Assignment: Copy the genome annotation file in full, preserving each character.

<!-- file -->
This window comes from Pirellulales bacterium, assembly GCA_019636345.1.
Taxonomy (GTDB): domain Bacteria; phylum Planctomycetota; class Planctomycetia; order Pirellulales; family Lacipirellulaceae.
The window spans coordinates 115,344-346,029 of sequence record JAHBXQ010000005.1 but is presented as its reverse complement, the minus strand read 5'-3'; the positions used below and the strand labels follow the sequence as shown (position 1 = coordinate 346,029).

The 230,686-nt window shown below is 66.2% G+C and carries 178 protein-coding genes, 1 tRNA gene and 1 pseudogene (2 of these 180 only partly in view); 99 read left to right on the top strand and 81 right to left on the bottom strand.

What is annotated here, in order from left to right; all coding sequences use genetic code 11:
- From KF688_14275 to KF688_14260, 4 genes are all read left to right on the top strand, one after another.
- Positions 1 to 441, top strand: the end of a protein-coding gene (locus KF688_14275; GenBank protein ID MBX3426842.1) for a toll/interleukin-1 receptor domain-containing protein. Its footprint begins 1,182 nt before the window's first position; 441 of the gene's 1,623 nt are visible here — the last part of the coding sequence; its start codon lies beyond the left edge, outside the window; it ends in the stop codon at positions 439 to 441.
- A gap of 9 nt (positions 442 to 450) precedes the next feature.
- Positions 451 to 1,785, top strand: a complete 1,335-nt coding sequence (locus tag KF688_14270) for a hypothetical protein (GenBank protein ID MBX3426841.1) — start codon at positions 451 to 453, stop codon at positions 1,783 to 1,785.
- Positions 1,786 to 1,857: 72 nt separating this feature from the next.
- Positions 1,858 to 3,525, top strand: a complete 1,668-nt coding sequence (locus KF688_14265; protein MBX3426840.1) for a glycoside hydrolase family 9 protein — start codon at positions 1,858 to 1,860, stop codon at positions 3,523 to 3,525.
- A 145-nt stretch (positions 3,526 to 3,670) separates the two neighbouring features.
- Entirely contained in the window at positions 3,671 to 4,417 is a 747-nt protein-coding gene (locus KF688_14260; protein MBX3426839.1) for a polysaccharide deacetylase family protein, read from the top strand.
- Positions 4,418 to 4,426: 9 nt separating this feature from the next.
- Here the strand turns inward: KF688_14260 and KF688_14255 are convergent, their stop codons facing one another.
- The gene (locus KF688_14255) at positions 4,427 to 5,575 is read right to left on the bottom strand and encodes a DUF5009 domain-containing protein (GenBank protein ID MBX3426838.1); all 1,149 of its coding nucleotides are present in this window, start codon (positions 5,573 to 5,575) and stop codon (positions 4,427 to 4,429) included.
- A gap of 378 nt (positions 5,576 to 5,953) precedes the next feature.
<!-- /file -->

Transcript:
This window comes from Pirellulales bacterium, assembly GCA_019636345.1.
Taxonomy (GTDB): domain Bacteria; phylum Planctomycetota; class Planctomycetia; order Pirellulales; family Lacipirellulaceae.
The window spans coordinates 115,344-346,029 of sequence record JAHBXQ010000005.1 but is presented as its reverse complement, the minus strand read 5'-3'; the positions used below and the strand labels follow the sequence as shown (position 1 = coordinate 346,029).

The 230,686-nt window shown below is 66.2% G+C and carries 178 protein-coding genes, 1 tRNA gene and 1 pseudogene (2 of these 180 only partly in view); 99 read left to right on the top strand and 81 right to left on the bottom strand.

What is annotated here, in order from left to right; all coding sequences use genetic code 11:
- From KF688_14275 to KF688_14260, 4 genes are all read left to right on the top strand, one after another.
- Positions 1 to 441, top strand: the end of a protein-coding gene (locus KF688_14275; GenBank protein ID MBX3426842.1) for a toll/interleukin-1 receptor domain-containing protein. Its footprint begins 1,182 nt before the window's first position; 441 of the gene's 1,623 nt are visible here — the last part of the coding sequence; its start codon lies beyond the left edge, outside the window; it ends in the stop codon at positions 439 to 441.
- A gap of 9 nt (positions 442 to 450) precedes the next feature.
- Positions 451 to 1,785, top strand: a complete 1,335-nt coding sequence (locus tag KF688_14270) for a hypothetical protein (GenBank protein ID MBX3426841.1) — start codon at positions 451 to 453, stop codon at positions 1,783 to 1,785.
- Positions 1,786 to 1,857: 72 nt separating this feature from the next.
- Positions 1,858 to 3,525, top strand: a complete 1,668-nt coding sequence (locus KF688_14265; protein MBX3426840.1) for a glycoside hydrolase family 9 protein — start codon at positions 1,858 to 1,860, stop codon at positions 3,523 to 3,525.
- A 145-nt stretch (positions 3,526 to 3,670) separates the two neighbouring features.
- Entirely contained in the window at positions 3,671 to 4,417 is a 747-nt protein-coding gene (locus KF688_14260; protein MBX3426839.1) for a polysaccharide deacetylase family protein, read from the top strand.
- Positions 4,418 to 4,426: 9 nt separating this feature from the next.
- Here the strand turns inward: KF688_14260 and KF688_14255 are convergent, their stop codons facing one another.
- The gene (locus KF688_14255) at positions 4,427 to 5,575 is read right to left on the bottom strand and encodes a DUF5009 domain-containing protein (GenBank protein ID MBX3426838.1); all 1,149 of its coding nucleotides are present in this window, start codon (positions 5,573 to 5,575) and stop codon (positions 4,427 to 4,429) included.
- A gap of 378 nt (positions 5,576 to 5,953) precedes the next feature.